By: Paula Selland
January 25, my mom’s birthday…I miss her so much, every single day.
This photo was taken four years ago, 2017. My mom was in the late-stage of Alzheimer’s disease. As my brother used to say, “We busted my mom out of memory care,” taking her to dinner to celebrate her birthday, a normal tradition. We have four birthdays in the last week of January. It is a special week. Although not the same as it used to be, my mom had not been able to remember our birthdays or hers for many years.
My mom and dad lived in North Dakota, and I lived in Colorado. I was traveling back and forth nearly every month. We had already been back earlier that January, as my mother-in-law had passed away on January 5. Because of this, I almost cancelled my late January trip. I would question back and forth, “Should I go again or not?”
My husband always asked me, “Will you be okay if something happens if you don’t go?” Nope.
I’m so grateful that I made the right decision and went back. I didn’t know that this would be our last birthday celebration together. It was a bittersweet evening. I helped her dress and get ready, applied a little makeup even. She looked cute. As we sat next to each other, we held hands and she smiled a lot.
When our dinner came, she looked at her plate, held up her silverware and said, “I don’t know what to do with this.” I tried to reassure her, “It is ok, mom. I will help you.” Inside, my heart was breaking.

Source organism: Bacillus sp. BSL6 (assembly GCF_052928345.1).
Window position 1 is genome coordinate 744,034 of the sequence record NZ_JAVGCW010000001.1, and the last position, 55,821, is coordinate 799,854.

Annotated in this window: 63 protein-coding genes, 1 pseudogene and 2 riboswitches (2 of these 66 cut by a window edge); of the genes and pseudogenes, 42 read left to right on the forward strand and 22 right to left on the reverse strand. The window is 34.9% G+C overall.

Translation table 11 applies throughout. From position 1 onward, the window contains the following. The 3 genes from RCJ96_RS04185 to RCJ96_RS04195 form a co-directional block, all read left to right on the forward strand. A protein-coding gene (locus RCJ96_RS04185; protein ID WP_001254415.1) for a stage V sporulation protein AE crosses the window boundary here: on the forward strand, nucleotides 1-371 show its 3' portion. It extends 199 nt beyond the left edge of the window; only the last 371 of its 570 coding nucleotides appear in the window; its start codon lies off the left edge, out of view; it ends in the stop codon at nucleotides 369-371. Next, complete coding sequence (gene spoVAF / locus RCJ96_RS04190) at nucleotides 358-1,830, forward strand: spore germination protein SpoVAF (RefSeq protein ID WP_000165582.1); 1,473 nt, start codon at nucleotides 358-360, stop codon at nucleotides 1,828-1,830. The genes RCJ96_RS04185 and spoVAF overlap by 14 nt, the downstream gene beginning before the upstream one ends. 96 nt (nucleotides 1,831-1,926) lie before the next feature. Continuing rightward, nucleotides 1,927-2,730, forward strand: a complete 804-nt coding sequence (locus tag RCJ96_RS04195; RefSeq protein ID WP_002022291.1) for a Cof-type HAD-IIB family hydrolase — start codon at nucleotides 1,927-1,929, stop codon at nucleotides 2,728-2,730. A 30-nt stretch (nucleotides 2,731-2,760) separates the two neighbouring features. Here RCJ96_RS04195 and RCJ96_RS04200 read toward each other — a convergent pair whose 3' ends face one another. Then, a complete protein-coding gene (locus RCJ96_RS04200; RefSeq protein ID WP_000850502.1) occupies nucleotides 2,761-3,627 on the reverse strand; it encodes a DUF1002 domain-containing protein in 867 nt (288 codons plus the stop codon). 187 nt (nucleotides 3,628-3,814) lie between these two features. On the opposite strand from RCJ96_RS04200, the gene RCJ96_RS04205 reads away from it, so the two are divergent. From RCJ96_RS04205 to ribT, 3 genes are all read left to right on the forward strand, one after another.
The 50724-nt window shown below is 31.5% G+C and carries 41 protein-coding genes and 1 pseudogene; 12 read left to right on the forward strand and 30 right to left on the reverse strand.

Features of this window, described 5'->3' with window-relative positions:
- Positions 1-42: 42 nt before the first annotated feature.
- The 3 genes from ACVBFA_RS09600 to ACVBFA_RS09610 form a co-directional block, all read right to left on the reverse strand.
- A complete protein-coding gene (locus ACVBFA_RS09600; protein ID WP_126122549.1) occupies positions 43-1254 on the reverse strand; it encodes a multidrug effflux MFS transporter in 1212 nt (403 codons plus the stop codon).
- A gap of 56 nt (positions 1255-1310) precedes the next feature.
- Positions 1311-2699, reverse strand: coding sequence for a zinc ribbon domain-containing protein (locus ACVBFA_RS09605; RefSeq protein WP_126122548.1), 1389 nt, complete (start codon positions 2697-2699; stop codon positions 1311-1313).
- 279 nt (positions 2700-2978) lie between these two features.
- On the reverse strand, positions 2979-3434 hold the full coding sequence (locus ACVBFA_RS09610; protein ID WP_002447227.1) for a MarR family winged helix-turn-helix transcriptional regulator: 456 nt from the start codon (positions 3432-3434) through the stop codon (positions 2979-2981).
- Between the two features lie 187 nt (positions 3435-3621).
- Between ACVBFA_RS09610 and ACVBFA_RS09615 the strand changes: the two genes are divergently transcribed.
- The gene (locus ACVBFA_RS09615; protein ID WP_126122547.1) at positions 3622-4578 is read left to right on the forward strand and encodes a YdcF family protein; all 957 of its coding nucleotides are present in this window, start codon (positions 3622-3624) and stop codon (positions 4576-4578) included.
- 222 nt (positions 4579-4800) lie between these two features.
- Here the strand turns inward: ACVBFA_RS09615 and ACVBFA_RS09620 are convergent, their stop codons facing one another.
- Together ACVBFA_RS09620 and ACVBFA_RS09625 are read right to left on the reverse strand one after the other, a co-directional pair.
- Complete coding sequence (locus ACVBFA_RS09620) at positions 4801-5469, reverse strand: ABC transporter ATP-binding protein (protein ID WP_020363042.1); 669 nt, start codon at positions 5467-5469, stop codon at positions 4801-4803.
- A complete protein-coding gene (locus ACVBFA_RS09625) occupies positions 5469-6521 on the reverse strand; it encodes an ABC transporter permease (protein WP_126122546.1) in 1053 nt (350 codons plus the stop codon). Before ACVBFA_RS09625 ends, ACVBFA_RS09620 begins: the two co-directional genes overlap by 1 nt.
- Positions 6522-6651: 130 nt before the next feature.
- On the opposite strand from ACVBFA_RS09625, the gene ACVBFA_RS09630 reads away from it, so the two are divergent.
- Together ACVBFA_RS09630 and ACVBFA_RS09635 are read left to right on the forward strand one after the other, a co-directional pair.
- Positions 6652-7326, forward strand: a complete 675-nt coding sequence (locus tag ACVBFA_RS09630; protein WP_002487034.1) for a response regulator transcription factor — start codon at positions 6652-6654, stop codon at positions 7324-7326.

Before this disease, Mom was a beautiful, strong and faithful woman with incredible intelligence and always so well put together. She was talented, creative, a great seamstress and baker. We had no idea when we started this journey that even lifetime skills and basic activities of daily living would be hard or not even doable with Alzheimer’s disease.
We held back tears, enjoyed a meal as a family, had cake and blew the candles out together. Happy 82nd birthday, Mom. I drove her back to the memory care home, helped her get into her jammies, tucked her in like she did to me when I was a kid, said goodnight and told her I loved her. It was always so hard to leave her.
These hard, but cherished memories help keep me participating in The Longest Day, continuing the fight against Alzheimer’s disease. Fundraising and volunteering for the Alzheimer’s Association continues to provide me hope that someday we will find a cure. It feels good honoring my mom and others. Please join me and my team, Team Joy, on The Longest Day by starting a fundraiser of your own.
Do you want to participate in The Longest Day to honor someone you love? Visit alz.org/thelongestday for more information.